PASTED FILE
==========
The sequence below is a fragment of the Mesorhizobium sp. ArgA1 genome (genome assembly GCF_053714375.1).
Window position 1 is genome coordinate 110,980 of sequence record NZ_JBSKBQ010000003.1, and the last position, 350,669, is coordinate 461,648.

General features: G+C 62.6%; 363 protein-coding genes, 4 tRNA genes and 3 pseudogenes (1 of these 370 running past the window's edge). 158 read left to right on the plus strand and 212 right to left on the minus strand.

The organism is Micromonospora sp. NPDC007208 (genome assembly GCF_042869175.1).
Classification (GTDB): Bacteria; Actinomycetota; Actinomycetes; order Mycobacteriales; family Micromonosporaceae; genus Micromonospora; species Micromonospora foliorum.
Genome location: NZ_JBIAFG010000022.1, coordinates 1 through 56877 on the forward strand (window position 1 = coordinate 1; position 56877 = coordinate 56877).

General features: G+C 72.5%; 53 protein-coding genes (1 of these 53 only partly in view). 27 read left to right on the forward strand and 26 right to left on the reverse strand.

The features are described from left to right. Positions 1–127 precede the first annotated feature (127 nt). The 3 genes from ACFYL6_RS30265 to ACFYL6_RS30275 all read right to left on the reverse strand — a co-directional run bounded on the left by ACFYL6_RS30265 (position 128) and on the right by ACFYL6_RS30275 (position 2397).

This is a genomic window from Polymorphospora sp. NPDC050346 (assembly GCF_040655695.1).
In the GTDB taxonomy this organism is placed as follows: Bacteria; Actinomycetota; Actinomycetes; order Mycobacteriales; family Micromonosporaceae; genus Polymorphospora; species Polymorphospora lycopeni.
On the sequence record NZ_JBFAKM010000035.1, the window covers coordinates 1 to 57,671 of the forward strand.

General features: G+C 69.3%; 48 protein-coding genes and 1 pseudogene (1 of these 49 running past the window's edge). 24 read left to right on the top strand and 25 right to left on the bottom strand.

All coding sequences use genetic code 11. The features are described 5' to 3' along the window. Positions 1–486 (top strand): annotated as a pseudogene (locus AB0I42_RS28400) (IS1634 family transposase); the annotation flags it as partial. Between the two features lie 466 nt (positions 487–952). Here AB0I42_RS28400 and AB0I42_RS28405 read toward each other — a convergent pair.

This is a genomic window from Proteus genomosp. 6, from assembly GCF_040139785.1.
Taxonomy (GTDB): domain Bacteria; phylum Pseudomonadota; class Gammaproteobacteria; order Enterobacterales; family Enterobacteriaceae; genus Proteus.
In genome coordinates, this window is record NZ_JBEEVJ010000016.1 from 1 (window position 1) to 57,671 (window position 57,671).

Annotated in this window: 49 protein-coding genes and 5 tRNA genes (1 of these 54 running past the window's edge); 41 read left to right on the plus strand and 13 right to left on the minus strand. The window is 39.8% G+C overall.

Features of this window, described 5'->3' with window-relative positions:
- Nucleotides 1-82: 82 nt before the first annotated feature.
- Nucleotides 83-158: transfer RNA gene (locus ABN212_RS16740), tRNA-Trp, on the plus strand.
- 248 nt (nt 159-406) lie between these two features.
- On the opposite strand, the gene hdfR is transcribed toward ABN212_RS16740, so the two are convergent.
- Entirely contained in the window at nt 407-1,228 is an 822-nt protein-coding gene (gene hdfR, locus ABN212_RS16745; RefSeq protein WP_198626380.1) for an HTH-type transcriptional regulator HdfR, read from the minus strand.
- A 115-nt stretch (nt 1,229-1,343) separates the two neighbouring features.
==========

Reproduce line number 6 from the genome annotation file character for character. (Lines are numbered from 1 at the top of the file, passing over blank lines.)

Genome location: NZ_JBIAFG010000022.1, coordinates 1 through 56877 on the forward strand (window position 1 = coordinate 1; position 56877 = coordinate 56877).